- Goldmine: Root
- Oral History Collections
- Charlotte LGBTQ+ oral histories
- Ken Schell oral history interview 2, 2017 August 15
Ken Schell oral history interview 2, 2017 August 15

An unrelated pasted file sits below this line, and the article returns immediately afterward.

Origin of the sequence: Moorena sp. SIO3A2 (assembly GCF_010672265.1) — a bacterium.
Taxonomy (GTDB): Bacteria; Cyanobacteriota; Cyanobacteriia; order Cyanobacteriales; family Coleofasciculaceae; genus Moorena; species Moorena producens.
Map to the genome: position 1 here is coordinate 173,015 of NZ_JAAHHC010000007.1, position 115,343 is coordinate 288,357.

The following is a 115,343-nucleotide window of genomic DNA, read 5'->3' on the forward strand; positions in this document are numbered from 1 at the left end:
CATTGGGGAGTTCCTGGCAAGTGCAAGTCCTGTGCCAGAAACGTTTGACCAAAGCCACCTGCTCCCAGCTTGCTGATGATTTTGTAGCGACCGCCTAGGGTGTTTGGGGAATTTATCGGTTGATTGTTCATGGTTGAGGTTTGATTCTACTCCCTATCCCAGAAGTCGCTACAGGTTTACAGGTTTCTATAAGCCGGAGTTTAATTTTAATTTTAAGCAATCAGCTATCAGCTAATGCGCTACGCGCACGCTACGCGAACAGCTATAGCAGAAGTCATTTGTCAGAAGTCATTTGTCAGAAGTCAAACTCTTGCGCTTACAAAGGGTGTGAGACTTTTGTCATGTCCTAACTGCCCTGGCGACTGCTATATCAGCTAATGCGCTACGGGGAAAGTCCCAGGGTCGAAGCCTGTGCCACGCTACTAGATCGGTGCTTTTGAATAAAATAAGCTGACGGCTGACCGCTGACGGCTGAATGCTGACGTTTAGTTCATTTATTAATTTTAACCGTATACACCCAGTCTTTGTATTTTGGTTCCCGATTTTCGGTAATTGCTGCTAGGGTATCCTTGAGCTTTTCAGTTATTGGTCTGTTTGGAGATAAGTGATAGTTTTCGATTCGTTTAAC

In this second of two interviews, Ken Schell, a gay man who was the victim of a brutal attack and robbery in his home in Charlotte, North Carolina in 1987, discusses his reaction to the attack and how it has affected his life. [For details of the crime see an article by Diane Suchetka, staff writer for the Charlotte Observer on April 14, 1991 pg. 1E of the Living section.] Mr. Schell describes the overwhelming support that he experienced from his friends, colleagues, and the local community after the attack, and his surprising readiness for such an encounter. He modestly discounts the idea that he was courageous in his willingness to come forward and accuse his assailants, an act which was rare among gay victims at the time. In retrospect Mr. Schell feels that the attack affected him mostly some years after the event. He describes how he experienced PTSD upon reading a glowing obituary for the Superior Court Judge Frank Knepp who tried his case. Judge Knepp's verdict against Mr. Schell's assailants had been notably light, and he had also made pointed slurs against gay men during the trial. Shortly after this Mr. Schell was wrongfully arrested by police in a local park, and the arrest resulted in the termination of his career as a teacher. Mr. Schell concludes the interview with a discussion of his continuing search for love and validation, and a description of his current relationship with a bi-sexual man.